Financial Derivatives:

Actions Taken or Proposed Since May 1994

GGD/AIMD-97-8: Published: Nov 1, 1996. Publicly Released: Nov 1, 1996.

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Jean G. Stromberg
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GAO conducted a follow-up review of the regulation of financial derivative products, focusing on actions taken or proposed since May 1994 to: (1) strengthen corporate governance and internal controls for derivatives dealers and major end-users; (2) improve regulation of major U.S. derivatives dealers; (3) provide federal oversight of major derivatives dealers that are unregulated affiliates of securities firms and insurance companies; (4) promulgate comprehensive and consistent accounting and disclosure requirements for derivatives; and (5) harmonize regulatory and accounting standards internationally.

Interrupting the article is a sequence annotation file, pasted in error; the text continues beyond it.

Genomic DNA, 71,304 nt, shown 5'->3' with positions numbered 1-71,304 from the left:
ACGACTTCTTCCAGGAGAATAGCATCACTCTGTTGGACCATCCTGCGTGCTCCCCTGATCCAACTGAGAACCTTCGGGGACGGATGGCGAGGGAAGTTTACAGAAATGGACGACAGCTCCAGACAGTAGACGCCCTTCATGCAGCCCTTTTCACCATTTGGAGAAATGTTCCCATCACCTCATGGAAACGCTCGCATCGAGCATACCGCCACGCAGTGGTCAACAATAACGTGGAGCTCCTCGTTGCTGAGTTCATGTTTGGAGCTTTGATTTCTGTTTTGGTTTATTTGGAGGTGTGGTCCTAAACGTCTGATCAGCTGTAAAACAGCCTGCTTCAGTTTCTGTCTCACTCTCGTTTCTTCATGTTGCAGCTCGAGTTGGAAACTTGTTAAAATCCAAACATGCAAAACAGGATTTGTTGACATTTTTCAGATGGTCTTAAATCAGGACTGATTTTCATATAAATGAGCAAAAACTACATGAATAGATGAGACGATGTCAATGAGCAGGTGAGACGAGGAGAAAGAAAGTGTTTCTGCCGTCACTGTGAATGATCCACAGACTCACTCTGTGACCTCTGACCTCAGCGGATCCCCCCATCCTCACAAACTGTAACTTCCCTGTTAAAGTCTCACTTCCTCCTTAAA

GAO found that: (1) market participants, regulators, and others have taken or proposed a number of actions to improve the management, oversight, and disclosure of derivatives risks consistent with GAO's prior recommendations; (2) federal bank regulators are: (a) requiring capital that more accurately reflects derivatives risks; (b) collecting more extensive information on bank derivatives activities; and (c) examining banks using guidelines that are better focused on derivatives risks; (3) the Financial Accounting Standards Board (FASB) has issued enhanced disclosure rules, as GAO recommended, and has proposed an accounting standard for derivatives that should help stem misleading accounting practices and would require that all derivatives be recorded in financial statements; (4) the Securities and Exchange Commission (SEC) has also proposed more qualitative and quantitative disclosures about derivatives use by public companies; (5) internationally, there has been progress toward greater regulatory harmonization and coordination, as evidenced by major international regulatory initiatives and information-sharing agreements; (6) although market participants, regulators, and others have acted to improve the management, oversight, and disclosure of derivatives risks, many of the concerns that GAO identified in its 1994 report still remain; (7) compliance with guidelines and recommended risk management practices is essentially voluntary for derivatives dealers and end-users other than regulated entities; (8) SEC has acknowledged that there may be benefits associated with management or auditor reports on internal control systems of SEC registrants that are major dealers and end-users of complex derivative products as GAO recommended, but has stated that it is focusing on accounting for and providing greater disclosure of market risk for derivative products; (9) the over-the-counter derivatives dealing activities of securities firm and insurance company affiliates, which are still growing, continue to be largely unregulated; (10) FASB has proposed, but still has not issued, comprehensive accounting standards for derivatives that would provide financial statement users with appropriate, consistent financial information on which to base their investment, management, or oversight decisions; and (11) many of the concerns expressed in GAO's 1994 report are still valid; it is too soon to determine the effectiveness of many of the actions taken or proposed to date; and some of GAO's recommendations have yet to be fully implemented.

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